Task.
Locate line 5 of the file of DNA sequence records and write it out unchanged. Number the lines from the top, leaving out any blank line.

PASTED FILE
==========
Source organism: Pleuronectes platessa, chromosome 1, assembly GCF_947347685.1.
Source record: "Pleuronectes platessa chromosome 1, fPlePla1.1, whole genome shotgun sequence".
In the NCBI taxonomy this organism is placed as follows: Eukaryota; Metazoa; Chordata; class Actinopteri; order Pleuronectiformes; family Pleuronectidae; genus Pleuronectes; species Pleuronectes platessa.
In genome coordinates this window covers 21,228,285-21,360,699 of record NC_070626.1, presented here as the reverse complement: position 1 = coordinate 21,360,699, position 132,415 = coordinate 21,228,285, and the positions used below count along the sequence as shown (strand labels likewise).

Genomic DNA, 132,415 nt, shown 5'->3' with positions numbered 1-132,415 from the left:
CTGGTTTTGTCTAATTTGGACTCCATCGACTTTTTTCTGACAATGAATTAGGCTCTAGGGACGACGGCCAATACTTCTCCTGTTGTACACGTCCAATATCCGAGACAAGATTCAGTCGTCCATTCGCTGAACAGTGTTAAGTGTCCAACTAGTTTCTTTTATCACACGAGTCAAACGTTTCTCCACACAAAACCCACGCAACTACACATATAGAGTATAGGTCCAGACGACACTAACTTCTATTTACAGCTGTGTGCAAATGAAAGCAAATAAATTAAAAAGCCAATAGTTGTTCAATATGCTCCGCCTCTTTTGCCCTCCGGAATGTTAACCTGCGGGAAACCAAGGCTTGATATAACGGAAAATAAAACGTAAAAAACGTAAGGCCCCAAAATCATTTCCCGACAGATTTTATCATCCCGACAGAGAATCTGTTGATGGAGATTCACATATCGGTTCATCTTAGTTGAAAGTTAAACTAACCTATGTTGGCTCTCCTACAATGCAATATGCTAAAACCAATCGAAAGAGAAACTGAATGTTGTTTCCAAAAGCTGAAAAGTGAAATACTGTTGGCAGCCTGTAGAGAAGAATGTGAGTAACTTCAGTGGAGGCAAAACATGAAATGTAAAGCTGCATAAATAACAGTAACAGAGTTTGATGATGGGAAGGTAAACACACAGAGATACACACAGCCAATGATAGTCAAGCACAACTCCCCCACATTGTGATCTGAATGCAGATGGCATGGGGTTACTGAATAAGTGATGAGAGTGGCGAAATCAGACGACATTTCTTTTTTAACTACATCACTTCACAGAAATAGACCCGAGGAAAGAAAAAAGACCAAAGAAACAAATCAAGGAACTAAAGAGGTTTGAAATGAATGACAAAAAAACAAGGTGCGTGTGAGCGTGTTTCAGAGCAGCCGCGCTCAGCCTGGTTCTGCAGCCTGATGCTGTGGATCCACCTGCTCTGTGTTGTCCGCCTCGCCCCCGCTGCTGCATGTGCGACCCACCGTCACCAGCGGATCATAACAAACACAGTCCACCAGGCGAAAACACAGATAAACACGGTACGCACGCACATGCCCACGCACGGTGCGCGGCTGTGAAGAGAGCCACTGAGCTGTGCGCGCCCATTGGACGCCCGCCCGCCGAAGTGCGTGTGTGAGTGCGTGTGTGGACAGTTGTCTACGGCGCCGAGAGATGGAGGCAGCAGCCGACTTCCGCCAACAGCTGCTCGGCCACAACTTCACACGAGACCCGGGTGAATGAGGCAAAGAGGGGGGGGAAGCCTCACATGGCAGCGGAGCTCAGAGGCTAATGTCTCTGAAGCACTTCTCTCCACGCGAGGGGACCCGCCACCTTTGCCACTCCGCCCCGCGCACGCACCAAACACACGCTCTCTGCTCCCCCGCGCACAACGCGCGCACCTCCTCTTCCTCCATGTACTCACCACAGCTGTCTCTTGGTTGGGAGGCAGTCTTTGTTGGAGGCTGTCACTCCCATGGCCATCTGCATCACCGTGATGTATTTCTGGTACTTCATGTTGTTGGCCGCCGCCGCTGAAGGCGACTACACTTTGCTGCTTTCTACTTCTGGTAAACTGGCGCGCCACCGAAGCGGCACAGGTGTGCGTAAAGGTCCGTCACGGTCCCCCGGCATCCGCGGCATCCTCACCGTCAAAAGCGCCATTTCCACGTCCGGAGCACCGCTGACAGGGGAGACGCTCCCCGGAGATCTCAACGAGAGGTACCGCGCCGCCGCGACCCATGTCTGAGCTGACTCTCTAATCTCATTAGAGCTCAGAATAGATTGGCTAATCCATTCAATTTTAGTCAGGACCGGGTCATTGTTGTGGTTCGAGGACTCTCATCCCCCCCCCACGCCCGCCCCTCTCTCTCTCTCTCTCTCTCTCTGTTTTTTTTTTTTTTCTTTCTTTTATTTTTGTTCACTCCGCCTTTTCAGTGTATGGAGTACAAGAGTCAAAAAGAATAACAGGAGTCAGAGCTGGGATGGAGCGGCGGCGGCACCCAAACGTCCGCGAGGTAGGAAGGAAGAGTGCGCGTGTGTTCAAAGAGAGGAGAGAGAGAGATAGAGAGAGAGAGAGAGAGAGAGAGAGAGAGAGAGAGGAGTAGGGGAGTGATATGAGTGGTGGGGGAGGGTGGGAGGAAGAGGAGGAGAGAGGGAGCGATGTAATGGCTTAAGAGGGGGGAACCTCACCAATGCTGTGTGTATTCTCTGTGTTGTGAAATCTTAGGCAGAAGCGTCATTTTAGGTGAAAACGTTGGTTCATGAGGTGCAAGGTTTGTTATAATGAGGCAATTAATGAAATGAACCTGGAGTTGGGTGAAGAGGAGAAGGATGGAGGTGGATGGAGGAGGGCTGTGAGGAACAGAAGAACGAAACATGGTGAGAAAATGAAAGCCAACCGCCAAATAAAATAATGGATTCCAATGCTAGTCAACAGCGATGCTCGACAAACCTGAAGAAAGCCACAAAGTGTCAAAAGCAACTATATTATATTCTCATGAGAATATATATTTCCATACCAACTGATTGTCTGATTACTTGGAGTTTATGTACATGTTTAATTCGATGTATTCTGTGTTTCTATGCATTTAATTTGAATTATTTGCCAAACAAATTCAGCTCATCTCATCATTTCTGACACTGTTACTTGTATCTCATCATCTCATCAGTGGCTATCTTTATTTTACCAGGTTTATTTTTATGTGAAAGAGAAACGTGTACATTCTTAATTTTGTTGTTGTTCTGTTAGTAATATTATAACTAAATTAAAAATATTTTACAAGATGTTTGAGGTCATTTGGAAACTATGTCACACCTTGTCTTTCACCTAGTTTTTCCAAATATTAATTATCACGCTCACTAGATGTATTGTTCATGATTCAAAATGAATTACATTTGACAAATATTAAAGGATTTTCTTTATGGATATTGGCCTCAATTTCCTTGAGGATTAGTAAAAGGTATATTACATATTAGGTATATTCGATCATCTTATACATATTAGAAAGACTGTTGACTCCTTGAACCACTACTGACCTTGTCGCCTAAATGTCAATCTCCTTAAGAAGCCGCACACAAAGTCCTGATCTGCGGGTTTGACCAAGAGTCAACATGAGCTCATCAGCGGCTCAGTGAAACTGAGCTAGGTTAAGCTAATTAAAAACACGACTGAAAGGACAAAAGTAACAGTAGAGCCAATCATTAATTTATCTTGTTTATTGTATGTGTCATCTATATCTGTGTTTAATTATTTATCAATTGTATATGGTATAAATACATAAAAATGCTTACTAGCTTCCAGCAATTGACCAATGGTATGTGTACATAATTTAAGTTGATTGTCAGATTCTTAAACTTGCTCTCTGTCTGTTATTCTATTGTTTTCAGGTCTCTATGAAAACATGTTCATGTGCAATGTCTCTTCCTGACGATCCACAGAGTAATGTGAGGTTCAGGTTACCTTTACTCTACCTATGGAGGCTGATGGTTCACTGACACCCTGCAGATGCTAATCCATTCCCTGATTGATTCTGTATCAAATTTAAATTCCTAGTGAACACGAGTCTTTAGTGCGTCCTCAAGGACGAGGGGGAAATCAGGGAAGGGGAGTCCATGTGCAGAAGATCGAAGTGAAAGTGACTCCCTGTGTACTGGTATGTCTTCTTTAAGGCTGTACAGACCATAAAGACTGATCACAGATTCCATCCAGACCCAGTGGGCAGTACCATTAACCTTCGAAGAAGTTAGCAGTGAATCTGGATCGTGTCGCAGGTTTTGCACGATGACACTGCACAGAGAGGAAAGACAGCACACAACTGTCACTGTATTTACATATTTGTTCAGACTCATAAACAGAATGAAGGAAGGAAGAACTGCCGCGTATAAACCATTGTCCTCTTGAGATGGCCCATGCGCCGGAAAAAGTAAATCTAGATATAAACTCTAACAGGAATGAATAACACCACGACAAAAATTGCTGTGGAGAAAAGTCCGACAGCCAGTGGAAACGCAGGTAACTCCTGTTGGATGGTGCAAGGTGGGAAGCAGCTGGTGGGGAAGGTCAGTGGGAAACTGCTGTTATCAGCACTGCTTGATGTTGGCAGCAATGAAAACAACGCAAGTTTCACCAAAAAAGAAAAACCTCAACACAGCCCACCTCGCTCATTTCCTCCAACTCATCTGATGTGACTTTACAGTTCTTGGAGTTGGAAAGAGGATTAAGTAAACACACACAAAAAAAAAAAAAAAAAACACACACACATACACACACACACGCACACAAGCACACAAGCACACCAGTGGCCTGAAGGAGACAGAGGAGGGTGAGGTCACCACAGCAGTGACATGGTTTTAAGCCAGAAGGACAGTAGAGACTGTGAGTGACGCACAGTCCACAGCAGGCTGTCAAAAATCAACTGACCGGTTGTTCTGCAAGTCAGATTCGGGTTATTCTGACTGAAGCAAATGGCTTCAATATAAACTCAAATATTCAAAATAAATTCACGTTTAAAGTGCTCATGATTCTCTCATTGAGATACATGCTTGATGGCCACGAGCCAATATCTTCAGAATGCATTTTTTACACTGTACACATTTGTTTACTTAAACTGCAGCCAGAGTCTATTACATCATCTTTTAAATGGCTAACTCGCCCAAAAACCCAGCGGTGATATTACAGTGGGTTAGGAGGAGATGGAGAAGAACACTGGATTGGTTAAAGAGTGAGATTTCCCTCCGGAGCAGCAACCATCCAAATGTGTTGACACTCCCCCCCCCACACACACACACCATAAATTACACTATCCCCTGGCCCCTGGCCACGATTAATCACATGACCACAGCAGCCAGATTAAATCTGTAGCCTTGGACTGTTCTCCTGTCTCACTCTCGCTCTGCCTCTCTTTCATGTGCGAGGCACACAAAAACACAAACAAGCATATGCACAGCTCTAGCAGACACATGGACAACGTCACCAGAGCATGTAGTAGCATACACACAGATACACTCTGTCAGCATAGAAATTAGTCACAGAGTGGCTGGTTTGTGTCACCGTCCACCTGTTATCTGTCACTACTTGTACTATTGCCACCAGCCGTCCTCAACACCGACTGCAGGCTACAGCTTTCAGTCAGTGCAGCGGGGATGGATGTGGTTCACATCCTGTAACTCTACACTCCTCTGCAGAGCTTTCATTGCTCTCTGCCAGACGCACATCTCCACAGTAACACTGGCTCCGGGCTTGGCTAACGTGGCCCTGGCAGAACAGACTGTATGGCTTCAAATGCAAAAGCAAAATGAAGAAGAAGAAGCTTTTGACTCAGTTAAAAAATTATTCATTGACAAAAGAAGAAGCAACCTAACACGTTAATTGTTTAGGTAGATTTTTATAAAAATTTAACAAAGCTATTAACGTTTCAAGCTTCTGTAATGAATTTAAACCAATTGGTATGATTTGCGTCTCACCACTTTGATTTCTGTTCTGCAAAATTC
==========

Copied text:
Genomic DNA, 132,415 nt, shown 5'->3' with positions numbered 1-132,415 from the left: